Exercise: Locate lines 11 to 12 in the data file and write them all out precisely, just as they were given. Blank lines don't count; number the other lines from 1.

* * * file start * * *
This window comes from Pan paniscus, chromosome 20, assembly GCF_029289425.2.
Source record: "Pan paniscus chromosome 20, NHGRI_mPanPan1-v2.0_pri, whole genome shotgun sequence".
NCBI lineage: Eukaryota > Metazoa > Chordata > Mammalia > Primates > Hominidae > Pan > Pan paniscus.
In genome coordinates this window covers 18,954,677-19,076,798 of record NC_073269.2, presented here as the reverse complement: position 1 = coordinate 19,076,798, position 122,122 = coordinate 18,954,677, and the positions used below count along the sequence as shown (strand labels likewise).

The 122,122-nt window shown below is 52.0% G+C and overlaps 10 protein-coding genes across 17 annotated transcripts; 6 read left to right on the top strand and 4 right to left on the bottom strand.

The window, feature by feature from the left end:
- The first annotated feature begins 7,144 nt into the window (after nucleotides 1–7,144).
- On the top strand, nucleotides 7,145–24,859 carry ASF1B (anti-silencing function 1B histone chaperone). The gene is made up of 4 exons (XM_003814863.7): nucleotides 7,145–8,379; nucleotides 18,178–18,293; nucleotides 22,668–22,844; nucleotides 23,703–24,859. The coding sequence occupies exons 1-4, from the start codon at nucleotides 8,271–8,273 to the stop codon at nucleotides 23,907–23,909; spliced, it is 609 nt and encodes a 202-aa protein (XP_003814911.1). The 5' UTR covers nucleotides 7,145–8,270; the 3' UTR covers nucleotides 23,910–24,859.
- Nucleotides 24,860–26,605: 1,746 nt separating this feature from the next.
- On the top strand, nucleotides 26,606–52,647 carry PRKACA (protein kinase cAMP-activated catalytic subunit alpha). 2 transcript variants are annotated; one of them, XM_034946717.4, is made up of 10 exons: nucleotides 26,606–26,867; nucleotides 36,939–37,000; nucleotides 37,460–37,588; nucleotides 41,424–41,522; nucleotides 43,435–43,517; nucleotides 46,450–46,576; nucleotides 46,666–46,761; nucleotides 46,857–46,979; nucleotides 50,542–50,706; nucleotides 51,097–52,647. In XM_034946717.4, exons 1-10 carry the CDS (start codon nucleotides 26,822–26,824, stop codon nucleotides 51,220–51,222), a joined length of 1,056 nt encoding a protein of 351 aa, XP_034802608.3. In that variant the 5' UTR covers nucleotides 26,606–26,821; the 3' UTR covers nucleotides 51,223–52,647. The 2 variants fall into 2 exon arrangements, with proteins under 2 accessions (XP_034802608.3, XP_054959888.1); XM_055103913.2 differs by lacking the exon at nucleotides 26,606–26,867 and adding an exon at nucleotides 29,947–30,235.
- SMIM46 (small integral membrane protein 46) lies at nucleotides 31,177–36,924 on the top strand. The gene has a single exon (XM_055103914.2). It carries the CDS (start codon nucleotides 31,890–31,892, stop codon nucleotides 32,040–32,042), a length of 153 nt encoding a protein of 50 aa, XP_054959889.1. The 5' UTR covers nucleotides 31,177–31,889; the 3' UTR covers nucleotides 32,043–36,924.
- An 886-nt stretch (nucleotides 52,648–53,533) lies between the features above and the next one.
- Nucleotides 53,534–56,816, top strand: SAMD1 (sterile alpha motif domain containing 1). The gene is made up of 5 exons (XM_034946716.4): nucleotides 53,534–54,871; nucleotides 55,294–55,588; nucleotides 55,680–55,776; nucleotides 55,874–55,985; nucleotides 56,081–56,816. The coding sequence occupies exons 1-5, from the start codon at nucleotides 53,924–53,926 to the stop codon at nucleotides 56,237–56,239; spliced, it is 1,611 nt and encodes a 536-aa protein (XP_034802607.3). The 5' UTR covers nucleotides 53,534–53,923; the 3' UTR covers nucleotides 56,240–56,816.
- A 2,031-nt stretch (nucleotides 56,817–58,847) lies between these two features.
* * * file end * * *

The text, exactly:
- SMIM46 (small integral membrane protein 46) lies at nucleotides 31,177–36,924 on the top strand. The gene has a single exon (XM_055103914.2). It carries the CDS (start codon nucleotides 31,890–31,892, stop codon nucleotides 32,040–32,042), a length of 153 nt encoding a protein of 50 aa, XP_054959889.1. The 5' UTR covers nucleotides 31,177–31,889; the 3' UTR covers nucleotides 32,043–36,924.
- An 886-nt stretch (nucleotides 52,648–53,533) lies between the features above and the next one.